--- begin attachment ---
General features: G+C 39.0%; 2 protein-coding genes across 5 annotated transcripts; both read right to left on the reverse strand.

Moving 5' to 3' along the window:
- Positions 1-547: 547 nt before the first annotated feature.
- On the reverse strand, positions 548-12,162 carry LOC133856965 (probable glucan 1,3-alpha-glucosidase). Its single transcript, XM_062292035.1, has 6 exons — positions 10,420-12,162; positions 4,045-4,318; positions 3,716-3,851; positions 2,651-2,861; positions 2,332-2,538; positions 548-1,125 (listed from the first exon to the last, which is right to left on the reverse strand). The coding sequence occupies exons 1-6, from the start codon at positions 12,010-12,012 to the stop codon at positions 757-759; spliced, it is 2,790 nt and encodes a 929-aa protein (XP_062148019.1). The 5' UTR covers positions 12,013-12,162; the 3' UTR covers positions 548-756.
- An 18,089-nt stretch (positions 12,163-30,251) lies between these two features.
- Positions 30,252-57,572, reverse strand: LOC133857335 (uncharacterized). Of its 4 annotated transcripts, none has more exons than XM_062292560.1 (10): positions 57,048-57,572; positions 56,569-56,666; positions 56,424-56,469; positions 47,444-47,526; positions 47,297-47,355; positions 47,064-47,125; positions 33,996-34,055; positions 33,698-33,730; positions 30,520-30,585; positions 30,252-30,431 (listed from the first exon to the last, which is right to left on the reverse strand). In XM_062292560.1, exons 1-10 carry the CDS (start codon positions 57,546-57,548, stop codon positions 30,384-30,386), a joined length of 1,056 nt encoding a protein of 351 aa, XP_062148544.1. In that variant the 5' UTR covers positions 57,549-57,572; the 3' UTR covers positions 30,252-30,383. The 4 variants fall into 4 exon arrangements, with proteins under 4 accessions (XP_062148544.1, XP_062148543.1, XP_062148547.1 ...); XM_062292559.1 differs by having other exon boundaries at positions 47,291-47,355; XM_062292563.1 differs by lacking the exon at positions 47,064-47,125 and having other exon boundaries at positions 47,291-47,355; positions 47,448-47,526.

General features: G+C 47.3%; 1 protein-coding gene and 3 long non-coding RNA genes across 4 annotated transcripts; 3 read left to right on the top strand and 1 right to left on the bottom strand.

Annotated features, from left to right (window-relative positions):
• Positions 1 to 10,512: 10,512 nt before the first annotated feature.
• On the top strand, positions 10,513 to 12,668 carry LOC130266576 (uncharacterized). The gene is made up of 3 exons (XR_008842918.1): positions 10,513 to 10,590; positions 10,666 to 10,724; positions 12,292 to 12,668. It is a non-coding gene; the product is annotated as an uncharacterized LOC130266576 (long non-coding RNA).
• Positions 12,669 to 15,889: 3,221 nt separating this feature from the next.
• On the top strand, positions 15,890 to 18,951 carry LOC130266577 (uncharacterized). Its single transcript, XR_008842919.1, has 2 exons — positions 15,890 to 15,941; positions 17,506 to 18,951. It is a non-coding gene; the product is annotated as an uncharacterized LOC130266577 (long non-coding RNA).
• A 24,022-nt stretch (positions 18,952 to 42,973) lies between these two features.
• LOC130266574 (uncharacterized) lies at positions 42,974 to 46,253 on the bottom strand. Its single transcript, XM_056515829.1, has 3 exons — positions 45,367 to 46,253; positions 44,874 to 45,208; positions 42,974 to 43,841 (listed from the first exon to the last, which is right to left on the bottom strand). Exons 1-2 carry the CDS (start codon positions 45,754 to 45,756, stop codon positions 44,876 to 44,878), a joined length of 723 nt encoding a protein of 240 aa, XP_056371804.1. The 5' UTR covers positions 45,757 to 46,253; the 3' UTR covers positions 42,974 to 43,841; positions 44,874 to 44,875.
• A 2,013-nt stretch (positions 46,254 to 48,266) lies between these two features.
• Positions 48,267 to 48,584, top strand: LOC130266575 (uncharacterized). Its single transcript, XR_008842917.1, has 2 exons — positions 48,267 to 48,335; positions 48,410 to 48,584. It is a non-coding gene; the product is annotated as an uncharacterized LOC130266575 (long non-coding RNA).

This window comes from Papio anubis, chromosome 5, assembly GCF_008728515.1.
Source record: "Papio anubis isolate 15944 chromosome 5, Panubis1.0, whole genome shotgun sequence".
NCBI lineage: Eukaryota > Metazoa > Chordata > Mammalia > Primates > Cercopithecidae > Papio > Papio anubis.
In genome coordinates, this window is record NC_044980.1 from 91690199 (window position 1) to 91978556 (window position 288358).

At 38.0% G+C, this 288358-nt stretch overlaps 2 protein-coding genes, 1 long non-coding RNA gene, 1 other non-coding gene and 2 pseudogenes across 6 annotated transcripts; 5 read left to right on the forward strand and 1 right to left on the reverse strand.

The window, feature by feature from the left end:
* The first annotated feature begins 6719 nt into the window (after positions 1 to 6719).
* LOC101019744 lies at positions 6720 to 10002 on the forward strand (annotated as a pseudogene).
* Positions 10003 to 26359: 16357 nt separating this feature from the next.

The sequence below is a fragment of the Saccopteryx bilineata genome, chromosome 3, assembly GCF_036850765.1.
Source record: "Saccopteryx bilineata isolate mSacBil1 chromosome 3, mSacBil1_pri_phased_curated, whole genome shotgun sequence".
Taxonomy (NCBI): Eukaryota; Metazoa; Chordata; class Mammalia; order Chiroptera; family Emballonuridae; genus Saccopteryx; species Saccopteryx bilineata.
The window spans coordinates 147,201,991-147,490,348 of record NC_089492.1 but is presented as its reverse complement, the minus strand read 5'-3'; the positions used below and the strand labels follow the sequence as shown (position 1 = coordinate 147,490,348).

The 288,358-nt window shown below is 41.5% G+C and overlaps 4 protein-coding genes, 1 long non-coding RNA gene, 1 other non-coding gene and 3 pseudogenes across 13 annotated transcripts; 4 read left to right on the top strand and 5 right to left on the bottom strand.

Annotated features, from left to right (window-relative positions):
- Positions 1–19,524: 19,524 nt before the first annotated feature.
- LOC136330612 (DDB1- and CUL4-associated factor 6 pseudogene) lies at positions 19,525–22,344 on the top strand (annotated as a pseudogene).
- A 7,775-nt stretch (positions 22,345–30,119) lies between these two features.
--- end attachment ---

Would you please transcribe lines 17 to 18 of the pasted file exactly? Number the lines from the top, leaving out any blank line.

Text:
This window comes from Papio anubis, chromosome 5, assembly GCF_008728515.1.
Source record: "Papio anubis isolate 15944 chromosome 5, Panubis1.0, whole genome shotgun sequence".